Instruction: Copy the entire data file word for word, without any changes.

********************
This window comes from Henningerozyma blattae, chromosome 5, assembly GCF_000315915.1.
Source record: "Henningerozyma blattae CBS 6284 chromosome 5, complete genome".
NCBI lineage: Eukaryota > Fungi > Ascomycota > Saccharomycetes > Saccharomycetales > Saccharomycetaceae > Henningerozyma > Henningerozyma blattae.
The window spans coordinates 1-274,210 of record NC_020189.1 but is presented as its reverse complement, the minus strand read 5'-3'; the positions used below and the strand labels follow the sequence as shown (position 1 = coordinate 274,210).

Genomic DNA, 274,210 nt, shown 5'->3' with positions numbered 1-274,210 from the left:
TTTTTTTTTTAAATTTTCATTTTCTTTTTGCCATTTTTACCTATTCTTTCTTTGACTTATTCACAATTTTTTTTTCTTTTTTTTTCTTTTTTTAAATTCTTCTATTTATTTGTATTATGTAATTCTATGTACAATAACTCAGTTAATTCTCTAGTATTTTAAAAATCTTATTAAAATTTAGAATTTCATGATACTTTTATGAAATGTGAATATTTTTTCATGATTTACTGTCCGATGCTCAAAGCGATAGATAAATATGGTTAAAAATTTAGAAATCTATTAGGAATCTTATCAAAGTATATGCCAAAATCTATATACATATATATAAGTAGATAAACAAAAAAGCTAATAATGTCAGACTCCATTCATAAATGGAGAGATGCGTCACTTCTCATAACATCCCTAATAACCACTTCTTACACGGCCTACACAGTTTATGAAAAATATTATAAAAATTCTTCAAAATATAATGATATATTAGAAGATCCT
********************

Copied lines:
This window comes from Henningerozyma blattae, chromosome 5, assembly GCF_000315915.1.
Source record: "Henningerozyma blattae CBS 6284 chromosome 5, complete genome".
NCBI lineage: Eukaryota > Fungi > Ascomycota > Saccharomycetes > Saccharomycetales > Saccharomycetaceae > Henningerozyma > Henningerozyma blattae.
The window spans coordinates 1-274,210 of record NC_020189.1 but is presented as its reverse complement, the minus strand read 5'-3'; the positions used below and the strand labels follow the sequence as shown (position 1 = coordinate 274,210).

Genomic DNA, 274,210 nt, shown 5'->3' with positions numbered 1-274,210 from the left:
TTTTTTTTTTAAATTTTCATTTTCTTTTTGCCATTTTTACCTATTCTTTCTTTGACTTATTCACAATTTTTTTTTCTTTTTTTTTCTTTTTTTAAATTCTTCTATTTATTTGTATTATGTAATTCTATGTACAATAACTCAGTTAATTCTCTAGTATTTTAAAAATCTTATTAAAATTTAGAATTTCATGATACTTTTATGAAATGTGAATATTTTTTCATGATTTACTGTCCGATGCTCAAAGCGATAGATAAATATGGTTAAAAATTTAGAAATCTATTAGGAATCTTATCAAAGTATATGCCAAAATCTATATACATATATATAAGTAGATAAACAAAAAAGCTAATAATGTCAGACTCCATTCATAAATGGAGAGATGCGTCACTTCTCATAACATCCCTAATAACCACTTCTTACACGGCCTACACAGTTTATGAAAAATATTATAAAAATTCTTCAAAATATAATGATATATTAGAAGATCCT